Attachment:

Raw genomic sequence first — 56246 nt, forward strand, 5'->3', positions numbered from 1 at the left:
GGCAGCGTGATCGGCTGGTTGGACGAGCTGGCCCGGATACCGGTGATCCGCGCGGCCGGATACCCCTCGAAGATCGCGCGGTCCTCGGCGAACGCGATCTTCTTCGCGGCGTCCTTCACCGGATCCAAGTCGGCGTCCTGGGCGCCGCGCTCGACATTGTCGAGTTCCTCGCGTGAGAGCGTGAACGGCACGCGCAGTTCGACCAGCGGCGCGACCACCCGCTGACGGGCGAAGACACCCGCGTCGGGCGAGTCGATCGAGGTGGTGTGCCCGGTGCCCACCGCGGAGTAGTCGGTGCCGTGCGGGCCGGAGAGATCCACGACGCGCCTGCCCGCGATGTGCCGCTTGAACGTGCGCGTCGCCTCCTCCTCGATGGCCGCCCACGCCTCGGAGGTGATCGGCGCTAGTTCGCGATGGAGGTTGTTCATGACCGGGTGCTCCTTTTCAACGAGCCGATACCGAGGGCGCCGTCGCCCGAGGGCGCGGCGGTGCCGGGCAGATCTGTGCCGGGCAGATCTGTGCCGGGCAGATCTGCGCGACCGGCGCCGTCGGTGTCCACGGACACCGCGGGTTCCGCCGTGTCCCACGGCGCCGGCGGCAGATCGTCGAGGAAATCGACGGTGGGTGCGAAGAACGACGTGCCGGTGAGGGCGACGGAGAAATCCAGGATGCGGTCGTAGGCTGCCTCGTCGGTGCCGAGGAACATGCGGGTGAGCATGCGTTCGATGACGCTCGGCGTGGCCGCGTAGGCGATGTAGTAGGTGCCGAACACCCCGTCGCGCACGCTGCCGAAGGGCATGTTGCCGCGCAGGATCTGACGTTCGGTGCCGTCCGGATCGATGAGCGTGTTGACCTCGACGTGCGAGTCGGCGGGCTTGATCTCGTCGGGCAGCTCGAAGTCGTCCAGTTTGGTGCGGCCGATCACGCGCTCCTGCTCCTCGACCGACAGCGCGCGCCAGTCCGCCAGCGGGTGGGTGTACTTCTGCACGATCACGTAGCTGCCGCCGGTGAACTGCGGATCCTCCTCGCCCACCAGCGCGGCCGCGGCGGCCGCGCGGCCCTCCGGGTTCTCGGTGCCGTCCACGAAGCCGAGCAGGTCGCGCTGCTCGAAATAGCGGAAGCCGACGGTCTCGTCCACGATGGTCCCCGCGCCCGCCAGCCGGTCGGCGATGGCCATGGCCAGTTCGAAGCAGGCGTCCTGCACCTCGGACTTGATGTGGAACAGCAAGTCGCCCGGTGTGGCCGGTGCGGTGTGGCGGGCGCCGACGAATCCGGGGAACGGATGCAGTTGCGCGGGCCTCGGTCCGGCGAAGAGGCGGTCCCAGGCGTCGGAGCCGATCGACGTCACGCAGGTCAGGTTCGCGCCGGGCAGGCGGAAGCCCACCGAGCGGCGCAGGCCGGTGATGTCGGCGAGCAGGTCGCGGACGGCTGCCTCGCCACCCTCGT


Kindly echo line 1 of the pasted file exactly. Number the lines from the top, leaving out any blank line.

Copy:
Raw genomic sequence first — 56246 nt, forward strand, 5'->3', positions numbered from 1 at the left: